Plans by climate minister Rob Jetten to stop home owners with solar panels deducting the power they feed back into the grid from their energy bills are likely to stall in the upper house of parliament.
Senators are due to debate the plan on Tuesday but a majority across the political spectrum want to keep the current system, broadcaster NOS reported. According to news website Nu.nl, the position of GroenLinks-PvdA senators will be crucial during Tuesday’s discussion. The outgoing government does not control a majority of senate seats.
Senators and consumer groups want the current system to continue, and argue that phasing it out will discourage people from placing panels on their roofs because it will take longer to earn back their investment.
“I am going to vote against out of principle unless the problem is solved,” GroenLinks-PvdA senator Ferd Crone told Nu.nl. “People need to be certain that it is worth continuing to invest in them.”
A third of Dutch households have rooftop solar panels and around 25% generate more electricity than they use in a year. At the moment, households with solar panels can deduct the cost of the electricity they supply back to the grid during sunny spells from their electricity bills.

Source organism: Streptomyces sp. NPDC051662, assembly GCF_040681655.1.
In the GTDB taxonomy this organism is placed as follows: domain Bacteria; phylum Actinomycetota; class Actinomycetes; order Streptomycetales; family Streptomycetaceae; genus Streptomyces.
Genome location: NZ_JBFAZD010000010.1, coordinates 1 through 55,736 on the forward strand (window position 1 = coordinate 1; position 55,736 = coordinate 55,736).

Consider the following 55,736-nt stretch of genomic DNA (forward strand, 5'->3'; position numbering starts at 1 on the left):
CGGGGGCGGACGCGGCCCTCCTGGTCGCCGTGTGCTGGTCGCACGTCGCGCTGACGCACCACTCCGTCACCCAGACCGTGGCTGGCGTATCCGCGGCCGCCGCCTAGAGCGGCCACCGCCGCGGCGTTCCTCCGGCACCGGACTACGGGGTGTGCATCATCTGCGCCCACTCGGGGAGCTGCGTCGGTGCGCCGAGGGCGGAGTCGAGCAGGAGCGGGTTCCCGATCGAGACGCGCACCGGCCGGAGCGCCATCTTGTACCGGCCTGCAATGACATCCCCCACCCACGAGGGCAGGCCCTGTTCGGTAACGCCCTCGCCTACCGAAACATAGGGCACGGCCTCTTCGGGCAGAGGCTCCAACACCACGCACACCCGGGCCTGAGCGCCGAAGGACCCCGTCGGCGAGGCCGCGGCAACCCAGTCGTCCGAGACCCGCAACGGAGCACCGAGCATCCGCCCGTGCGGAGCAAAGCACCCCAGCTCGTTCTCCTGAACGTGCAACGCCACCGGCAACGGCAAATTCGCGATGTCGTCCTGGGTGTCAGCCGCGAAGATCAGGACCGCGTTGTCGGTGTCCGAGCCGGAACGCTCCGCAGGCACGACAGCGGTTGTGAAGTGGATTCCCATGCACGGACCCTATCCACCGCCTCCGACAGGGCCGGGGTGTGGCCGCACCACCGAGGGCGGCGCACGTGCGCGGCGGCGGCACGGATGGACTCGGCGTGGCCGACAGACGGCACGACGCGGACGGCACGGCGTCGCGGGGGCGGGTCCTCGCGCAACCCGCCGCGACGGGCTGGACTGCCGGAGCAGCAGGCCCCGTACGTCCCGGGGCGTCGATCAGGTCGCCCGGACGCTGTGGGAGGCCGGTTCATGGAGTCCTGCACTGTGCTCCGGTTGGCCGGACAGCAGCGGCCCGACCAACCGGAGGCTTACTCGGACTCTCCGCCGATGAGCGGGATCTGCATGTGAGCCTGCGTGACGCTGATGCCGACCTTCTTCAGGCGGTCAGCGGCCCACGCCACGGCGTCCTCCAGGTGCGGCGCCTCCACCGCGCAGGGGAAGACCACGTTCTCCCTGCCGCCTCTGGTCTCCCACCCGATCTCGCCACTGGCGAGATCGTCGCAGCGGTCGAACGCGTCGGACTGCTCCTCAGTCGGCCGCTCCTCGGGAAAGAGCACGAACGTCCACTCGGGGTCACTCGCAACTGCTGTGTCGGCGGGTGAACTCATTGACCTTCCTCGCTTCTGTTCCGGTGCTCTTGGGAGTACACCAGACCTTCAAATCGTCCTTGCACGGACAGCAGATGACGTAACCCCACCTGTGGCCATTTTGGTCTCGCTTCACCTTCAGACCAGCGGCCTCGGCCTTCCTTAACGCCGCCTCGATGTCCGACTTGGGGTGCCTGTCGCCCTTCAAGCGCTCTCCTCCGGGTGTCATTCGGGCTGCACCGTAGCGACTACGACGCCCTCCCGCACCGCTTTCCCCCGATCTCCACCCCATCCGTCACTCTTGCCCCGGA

But that, the government says, is costing the treasury more than €400 million in lost energy taxes, a figure which increases as more households start their own rooftop solar energy farms.
At the same time, the national grid is struggling to cope with the surge in domestic solar power, particularly in older neighbourhoods where the networks need strengthening. Instead, grid operators want households to use as much of their own electricity as possible.
The government argues that by reducing the amount of energy solar panel owners can offset against their own usage, they can be encouraged to use more of their own power and invest in a domestic battery storage system.
In addition, households will be paid a ‘reasonable’ amount for the energy they do supply to the grid, Jetten said.
Senators will vote on the plan next week.
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